On stage, the direction “to hate” is never better than “to love”. The question shouldn’t be what don’t you like but what do you like. What you don’t like will then come naturally. If a character loves being neat, you can assume that they’d hate being sloppy. Then, you can build on that by creating a slob of a romantic interest. And thus is conflict born.
So now that I feel like I’ve drilled that point in sufficiently, I thought I’d share some other things that I’ve learned in drama class that have helped me a lot with writing stories. These are some questions that actors usually ask themselves when they’re on stage. They can be, with some modifications, applied effectively to creative writing.
Here we go:
- What do you want? A character always wants something. If they don’t, they have no purpose, and the story becomes stale. What does the character want to happen? How can they make it happen? Think about real-life experiences, or even movies and plays that you’ve seen. Seriously, they can help.
- Why did you move? One of the biggest things in acting is action. (Go figure.) But there has to be a reason for action. Why did the character walk to the left instead of the right? Something that my drama teacher loves to say is that you’re either moving away from somebody, or towards somebody, depending on what you want. Don’t make your character do things without a reason.
- Why did you say that? If an actor doesn’t know why they said a line, it’ll be confusing for the audience as well. There has to always be a reason for dialogue. Even if it’s something the character blurts out, you as the author need to know why they did it; they’re nervous because they’re talking to a person they like, or they weren’t listening to what someone was saying and wanted to appear as if they were. Don’t put in a line of dialogue without knowing why it’s there.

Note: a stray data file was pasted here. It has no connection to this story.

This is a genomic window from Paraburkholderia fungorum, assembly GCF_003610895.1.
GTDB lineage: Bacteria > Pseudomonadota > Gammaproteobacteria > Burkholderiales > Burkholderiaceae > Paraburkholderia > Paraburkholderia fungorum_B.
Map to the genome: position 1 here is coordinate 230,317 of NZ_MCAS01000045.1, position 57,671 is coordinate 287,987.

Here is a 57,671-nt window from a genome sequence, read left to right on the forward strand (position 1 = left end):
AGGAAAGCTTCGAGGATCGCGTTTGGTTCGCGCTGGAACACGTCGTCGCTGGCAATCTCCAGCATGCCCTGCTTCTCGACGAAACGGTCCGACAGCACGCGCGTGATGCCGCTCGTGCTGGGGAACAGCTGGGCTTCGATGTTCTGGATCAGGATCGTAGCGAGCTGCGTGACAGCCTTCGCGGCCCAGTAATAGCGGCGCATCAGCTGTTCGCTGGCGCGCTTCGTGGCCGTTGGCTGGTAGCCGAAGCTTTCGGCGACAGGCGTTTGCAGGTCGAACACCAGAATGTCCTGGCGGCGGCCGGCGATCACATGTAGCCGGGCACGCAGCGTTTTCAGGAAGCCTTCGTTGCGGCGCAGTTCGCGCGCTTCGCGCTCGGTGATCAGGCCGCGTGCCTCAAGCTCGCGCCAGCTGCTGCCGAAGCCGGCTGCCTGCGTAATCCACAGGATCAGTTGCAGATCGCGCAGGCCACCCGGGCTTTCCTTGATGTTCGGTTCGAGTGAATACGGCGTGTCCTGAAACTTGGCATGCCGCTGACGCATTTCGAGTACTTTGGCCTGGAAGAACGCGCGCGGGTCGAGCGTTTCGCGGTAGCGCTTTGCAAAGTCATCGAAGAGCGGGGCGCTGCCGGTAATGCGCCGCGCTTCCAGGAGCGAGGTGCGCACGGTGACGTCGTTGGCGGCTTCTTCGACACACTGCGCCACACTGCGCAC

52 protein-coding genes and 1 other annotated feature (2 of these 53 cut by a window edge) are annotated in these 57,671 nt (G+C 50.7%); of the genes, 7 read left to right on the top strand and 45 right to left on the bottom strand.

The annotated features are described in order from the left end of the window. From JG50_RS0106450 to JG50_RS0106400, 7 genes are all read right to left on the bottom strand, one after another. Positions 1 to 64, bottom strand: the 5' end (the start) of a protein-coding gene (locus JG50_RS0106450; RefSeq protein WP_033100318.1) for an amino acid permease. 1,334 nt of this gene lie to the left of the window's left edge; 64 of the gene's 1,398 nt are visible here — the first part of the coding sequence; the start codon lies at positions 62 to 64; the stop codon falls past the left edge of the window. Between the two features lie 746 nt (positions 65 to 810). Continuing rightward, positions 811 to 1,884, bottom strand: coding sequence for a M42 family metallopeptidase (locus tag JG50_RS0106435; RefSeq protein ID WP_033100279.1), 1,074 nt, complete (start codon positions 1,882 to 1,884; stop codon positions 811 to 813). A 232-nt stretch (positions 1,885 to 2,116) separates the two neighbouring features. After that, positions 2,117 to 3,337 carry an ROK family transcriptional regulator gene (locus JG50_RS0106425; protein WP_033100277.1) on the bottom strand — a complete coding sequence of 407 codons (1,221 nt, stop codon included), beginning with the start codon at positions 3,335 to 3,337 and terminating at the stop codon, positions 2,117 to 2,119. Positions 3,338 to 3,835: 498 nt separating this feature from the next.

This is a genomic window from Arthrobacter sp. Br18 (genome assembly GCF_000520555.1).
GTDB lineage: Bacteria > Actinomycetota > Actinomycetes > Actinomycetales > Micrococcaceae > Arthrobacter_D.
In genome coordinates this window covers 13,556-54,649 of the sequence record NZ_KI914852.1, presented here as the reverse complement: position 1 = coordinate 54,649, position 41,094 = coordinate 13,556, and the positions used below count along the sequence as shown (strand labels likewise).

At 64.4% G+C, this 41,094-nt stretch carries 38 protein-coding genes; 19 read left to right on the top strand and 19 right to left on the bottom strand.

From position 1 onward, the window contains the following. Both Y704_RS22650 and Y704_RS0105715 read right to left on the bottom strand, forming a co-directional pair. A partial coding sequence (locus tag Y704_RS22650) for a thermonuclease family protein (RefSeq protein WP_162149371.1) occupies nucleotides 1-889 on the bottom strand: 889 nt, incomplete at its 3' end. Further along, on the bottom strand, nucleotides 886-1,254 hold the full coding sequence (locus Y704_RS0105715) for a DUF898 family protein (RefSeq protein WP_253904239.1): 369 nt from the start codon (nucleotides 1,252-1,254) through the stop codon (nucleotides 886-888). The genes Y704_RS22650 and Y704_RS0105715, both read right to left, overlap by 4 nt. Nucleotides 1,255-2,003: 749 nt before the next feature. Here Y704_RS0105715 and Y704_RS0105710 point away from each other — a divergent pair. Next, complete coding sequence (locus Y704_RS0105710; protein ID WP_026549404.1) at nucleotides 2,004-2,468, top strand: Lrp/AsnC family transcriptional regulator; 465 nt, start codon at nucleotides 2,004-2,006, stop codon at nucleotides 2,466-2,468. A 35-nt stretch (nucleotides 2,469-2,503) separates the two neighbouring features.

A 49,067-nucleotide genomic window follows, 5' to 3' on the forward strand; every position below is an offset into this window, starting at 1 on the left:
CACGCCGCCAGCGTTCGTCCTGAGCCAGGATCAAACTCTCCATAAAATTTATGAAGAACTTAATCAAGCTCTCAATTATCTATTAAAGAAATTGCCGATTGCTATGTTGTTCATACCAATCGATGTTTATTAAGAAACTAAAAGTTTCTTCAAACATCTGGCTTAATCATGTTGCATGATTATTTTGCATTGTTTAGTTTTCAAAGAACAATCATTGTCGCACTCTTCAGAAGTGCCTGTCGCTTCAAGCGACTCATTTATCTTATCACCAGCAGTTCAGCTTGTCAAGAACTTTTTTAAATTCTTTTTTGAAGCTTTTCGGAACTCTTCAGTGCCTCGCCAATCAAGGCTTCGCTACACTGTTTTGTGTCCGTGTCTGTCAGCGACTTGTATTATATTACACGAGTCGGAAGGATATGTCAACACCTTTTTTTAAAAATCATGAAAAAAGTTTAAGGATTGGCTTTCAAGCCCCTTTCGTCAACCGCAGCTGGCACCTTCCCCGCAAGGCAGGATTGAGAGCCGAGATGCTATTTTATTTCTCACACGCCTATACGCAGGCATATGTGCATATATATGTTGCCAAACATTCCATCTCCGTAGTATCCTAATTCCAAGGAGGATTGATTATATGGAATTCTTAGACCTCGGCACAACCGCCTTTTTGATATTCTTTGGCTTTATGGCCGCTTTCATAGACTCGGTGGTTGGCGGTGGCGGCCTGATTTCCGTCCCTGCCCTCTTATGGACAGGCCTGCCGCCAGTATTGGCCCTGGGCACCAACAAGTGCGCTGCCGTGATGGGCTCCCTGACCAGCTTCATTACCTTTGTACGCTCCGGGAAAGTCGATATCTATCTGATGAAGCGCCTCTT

- Find the love in the scene! I know, I know. Not a question. But I can’t stress this enough!
And this is my final plea: don’t shirk away from love just because it can be mushy. Embrace it, and there is no end to the stories that can happen. In fact, I challenge you, reader of this article, to find me a story that had zero love in it, written before today. And it has to be fiction. Don’t start telling me about how there’s no love in a chemistry textbook. I don’t like chemistry either, but I’m afraid that won’t cut it.
I’ll even raise the stakes. There will be a prize. One postcard from Toronto, Canada, addressed to you from me, expressing how humbled I feel to have been proven wrong. Or, you know, a couple chapters’ critique of a WIP of yours. Whichever.
Take care, everyone. Thanks for reading. And the winner of that challenge, if there is one, will leave me feeling deeply impressed.
Biljana Likic is an aspiring author, currently revising her first novel, TIME IS A FUNNY THING. She’s in her final year of high school, waiting and waiting to graduate, finish university, and finally have all the time in the world to write. You can visit her blog here, and check out her work on her FictionPress account.